On Dec. 9, 2016, the Field House Museum in St. Louis unveiled an addition that provides not just a new entrance, but a spacious gallery enabling a more fuller telling of the stories of the two remarkable men who lived there.
The house, a handsome but otherwise unremarkable three-story brick row house built in 1845 was originally preserved because Eugene Field, widely known as “The Children’s Poet,” spent part of his childhood there, but it can never be torn down because of Eugene’s father, Roswell, who initiated a historic lawsuit that went all the way to the Supreme Court.
Eugene Field (1850-1895) was born in the house at 634 S. Broadway, now nestled between Busch Stadium and a trio of music clubs on Downtown’s southern edge. He worked as a journalist in St. Louis, Kansas City and St. Joseph, but became famous as the author of poems like “Little Boy Blue,” "Wynken, Blynken, and Nod” and “The Duel” (better known as “The Gingham Dog and the Calico Cat”). Samuel Clemens praised the writer in 1902 during the unveiling of a bronze plaque marking the house as the birthplace of Field.
By 1934, the home, along with the rest of the row houses on the block, was slated for the wrecking ball, a situation that inspired newspaper reporter Irving Dillard to write an editorial decrying the destruction of a building associated with the beloved poet. The diatribe worked; the St. Louis Board of Education—which owned the property—was persuaded to save the house, and St. Louis schoolchildren collected nearly $2,000—an astonishing feat in the teeth of the Great Depression—for its preservation. It opened to the public as the Eugene Field Shrine in 1936, and later became known as the Eugene Field House and St. Louis Toy Museum. School groups from St. Louis City public schools are still admitted free.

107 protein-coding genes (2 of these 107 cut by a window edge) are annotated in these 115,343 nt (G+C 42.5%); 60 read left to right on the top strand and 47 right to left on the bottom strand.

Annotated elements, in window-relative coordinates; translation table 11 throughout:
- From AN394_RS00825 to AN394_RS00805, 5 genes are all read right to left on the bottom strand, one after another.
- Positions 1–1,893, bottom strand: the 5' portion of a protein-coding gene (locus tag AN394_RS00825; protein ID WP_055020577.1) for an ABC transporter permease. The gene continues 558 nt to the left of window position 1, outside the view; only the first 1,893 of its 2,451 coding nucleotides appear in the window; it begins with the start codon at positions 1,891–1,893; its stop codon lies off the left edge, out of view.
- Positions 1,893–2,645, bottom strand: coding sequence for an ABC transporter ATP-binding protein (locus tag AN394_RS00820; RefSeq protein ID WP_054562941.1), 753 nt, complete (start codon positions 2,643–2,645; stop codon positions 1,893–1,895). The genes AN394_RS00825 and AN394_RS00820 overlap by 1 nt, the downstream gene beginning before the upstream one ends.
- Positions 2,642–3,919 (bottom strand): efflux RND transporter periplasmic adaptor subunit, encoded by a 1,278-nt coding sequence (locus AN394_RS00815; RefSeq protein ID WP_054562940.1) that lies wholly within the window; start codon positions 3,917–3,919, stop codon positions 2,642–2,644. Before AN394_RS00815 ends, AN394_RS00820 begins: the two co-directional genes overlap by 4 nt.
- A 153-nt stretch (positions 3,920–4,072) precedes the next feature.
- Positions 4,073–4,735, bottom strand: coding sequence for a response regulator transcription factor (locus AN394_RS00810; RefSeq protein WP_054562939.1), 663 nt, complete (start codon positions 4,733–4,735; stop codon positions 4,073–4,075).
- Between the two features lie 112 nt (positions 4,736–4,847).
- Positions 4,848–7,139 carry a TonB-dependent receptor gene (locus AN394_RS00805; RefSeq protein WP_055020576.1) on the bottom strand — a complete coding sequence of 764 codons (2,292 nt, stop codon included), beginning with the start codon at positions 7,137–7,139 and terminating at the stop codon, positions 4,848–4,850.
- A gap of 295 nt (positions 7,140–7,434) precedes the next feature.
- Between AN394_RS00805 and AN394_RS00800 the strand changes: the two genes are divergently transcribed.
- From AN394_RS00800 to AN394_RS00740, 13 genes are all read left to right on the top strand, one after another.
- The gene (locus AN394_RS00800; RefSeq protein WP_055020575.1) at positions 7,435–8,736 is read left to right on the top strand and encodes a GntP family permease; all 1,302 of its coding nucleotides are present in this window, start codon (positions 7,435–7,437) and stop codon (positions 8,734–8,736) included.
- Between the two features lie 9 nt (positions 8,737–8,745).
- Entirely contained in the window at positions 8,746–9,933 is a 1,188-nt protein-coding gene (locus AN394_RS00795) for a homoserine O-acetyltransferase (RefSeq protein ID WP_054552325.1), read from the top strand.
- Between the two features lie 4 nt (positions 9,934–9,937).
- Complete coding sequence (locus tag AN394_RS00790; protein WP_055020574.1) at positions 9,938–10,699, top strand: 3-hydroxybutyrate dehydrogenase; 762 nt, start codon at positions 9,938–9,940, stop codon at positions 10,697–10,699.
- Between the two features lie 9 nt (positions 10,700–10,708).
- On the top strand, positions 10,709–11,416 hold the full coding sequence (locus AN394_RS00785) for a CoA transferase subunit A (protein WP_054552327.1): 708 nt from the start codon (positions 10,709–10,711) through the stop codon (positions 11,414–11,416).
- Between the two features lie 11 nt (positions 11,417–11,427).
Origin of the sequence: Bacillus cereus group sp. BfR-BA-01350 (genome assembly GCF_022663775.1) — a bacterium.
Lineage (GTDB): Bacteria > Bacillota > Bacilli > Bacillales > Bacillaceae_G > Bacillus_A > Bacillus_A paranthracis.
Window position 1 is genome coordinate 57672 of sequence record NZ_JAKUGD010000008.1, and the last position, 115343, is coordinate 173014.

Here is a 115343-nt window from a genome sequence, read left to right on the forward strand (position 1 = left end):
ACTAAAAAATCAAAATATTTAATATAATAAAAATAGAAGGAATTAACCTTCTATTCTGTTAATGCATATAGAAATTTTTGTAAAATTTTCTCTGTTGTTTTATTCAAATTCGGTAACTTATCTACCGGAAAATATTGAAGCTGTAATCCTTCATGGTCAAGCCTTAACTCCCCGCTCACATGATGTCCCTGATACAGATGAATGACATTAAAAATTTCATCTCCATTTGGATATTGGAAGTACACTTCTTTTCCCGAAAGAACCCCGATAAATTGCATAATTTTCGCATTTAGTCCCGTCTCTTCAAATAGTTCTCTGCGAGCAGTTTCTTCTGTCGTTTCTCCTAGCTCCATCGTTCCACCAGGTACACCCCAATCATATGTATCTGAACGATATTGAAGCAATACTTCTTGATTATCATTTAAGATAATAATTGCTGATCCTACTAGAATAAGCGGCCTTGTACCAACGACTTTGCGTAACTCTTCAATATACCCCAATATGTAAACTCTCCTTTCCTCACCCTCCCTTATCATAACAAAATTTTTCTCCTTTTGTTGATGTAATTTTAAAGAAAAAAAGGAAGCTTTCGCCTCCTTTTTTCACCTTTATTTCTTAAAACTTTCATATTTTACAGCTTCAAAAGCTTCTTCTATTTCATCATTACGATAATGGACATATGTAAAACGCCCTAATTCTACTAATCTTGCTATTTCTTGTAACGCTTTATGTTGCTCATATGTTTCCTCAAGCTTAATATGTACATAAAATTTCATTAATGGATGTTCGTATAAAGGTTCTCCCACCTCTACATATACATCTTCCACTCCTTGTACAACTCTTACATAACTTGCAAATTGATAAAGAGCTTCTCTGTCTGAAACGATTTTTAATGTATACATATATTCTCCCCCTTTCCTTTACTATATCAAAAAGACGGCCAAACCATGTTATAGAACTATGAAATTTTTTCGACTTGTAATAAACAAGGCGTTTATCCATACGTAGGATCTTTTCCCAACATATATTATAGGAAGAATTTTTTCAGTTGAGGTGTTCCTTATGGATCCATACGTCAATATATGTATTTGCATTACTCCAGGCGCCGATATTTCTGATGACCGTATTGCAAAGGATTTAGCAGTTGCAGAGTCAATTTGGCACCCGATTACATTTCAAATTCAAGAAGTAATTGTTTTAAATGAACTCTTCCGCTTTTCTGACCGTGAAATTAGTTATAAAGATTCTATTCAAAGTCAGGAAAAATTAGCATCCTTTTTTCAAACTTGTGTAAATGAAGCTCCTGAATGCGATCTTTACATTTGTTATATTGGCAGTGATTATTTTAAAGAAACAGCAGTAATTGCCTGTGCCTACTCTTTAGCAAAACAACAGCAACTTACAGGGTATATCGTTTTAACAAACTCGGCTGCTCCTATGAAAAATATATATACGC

As research into Field and his family progressed, museum curators began to realize the profound importance of Eugene’s father, Roswell, not to poetry, but to American history. Roswell, one of the best property lawyers in Missouri, was persuaded by a colleague to take on the case of a slave who maintained that he and his family should be free because they had lived four years in Illinois and Wisconsin Territory, where slavery was illegal.
In 1853, Roswell initiated the Dred Scott case at the Old Courthouse in St. Louis, which still stands as part of the Jefferson National Expansion Memorial (Gateway Arch) operated by the National Park Service.
The rest of the story was succinctly told by Interior Secretary Dirk Kempthorne in his statement upon the designation of the house as a National Historic Landmark in 2007:
“Field House, St. Louis, Missouri, is the home of Roswell Field, the attorney who formulated the legal strategy that placed slave Dred Scott’s lawsuit for freedom before the Supreme Court. In Scott v. Sandford, one of the most controversial cases of the 19th century, Supreme Court Chief Justice Roger B. Taney declared that no slave could be a U.S. citizen and that the Missouri Compromise of 1820 (that abolished slavery in the territories) was unconstitutional. The 1857 decision widened the political gap between the North and the South and helped precipitate the Civil War. The most effective critic of the decision was Abraham Lincoln, a relatively unknown Illinois lawyer, whose attacks on the case thrust him into the national political scene. Anger over Taney’s decision energized the Republican party and led the nation’s first antislavery political party to victory in 1860. It took the Civil War and post-war constitutional amendments to overturn the Dred Scott decision.”
The new addition also houses temporary exhibits and will allow conservators to restore the home’s third floor—which had exhibited toys—to a closer approximation of its 19th-century appearance.
Open for tours Wednesday through Saturday, 10 am-4 pm; Sunday noon-4 pm.